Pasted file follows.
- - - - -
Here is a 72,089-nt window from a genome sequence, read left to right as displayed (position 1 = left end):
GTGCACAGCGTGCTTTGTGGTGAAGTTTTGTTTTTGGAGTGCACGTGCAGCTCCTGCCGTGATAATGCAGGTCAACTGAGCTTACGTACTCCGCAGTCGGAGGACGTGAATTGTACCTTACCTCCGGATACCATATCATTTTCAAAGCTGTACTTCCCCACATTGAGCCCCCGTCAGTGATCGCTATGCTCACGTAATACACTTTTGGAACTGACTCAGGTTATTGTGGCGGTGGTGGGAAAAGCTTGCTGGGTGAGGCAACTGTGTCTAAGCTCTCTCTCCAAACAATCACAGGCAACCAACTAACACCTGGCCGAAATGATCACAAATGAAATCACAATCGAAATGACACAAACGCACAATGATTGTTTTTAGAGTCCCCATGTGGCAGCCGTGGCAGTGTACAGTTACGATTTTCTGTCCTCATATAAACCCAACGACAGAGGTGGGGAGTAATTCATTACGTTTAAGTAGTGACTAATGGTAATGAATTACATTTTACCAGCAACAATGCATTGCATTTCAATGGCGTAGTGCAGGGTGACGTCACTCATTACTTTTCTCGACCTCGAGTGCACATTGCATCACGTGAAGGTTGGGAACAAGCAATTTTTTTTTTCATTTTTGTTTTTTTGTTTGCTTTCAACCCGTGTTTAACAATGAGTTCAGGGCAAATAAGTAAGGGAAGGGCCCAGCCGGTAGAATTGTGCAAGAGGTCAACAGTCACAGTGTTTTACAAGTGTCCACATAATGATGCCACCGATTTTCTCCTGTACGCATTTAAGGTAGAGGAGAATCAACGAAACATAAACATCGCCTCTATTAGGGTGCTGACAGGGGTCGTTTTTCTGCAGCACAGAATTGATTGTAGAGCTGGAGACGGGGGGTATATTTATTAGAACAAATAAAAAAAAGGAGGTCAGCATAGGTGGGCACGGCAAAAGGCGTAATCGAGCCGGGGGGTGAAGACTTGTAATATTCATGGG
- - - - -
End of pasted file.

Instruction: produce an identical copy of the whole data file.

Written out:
Here is a 72,089-nt window from a genome sequence, read left to right as displayed (position 1 = left end):
GTGCACAGCGTGCTTTGTGGTGAAGTTTTGTTTTTGGAGTGCACGTGCAGCTCCTGCCGTGATAATGCAGGTCAACTGAGCTTACGTACTCCGCAGTCGGAGGACGTGAATTGTACCTTACCTCCGGATACCATATCATTTTCAAAGCTGTACTTCCCCACATTGAGCCCCCGTCAGTGATCGCTATGCTCACGTAATACACTTTTGGAACTGACTCAGGTTATTGTGGCGGTGGTGGGAAAAGCTTGCTGGGTGAGGCAACTGTGTCTAAGCTCTCTCTCCAAACAATCACAGGCAACCAACTAACACCTGGCCGAAATGATCACAAATGAAATCACAATCGAAATGACACAAACGCACAATGATTGTTTTTAGAGTCCCCATGTGGCAGCCGTGGCAGTGTACAGTTACGATTTTCTGTCCTCATATAAACCCAACGACAGAGGTGGGGAGTAATTCATTACGTTTAAGTAGTGACTAATGGTAATGAATTACATTTTACCAGCAACAATGCATTGCATTTCAATGGCGTAGTGCAGGGTGACGTCACTCATTACTTTTCTCGACCTCGAGTGCACATTGCATCACGTGAAGGTTGGGAACAAGCAATTTTTTTTTTCATTTTTGTTTTTTTGTTTGCTTTCAACCCGTGTTTAACAATGAGTTCAGGGCAAATAAGTAAGGGAAGGGCCCAGCCGGTAGAATTGTGCAAGAGGTCAACAGTCACAGTGTTTTACAAGTGTCCACATAATGATGCCACCGATTTTCTCCTGTACGCATTTAAGGTAGAGGAGAATCAACGAAACATAAACATCGCCTCTATTAGGGTGCTGACAGGGGTCGTTTTTCTGCAGCACAGAATTGATTGTAGAGCTGGAGACGGGGGGTATATTTATTAGAACAAATAAAAAAAAGGAGGTCAGCATAGGTGGGCACGGCAAAAGGCGTAATCGAGCCGGGGGGTGAAGACTTGTAATATTCATGGG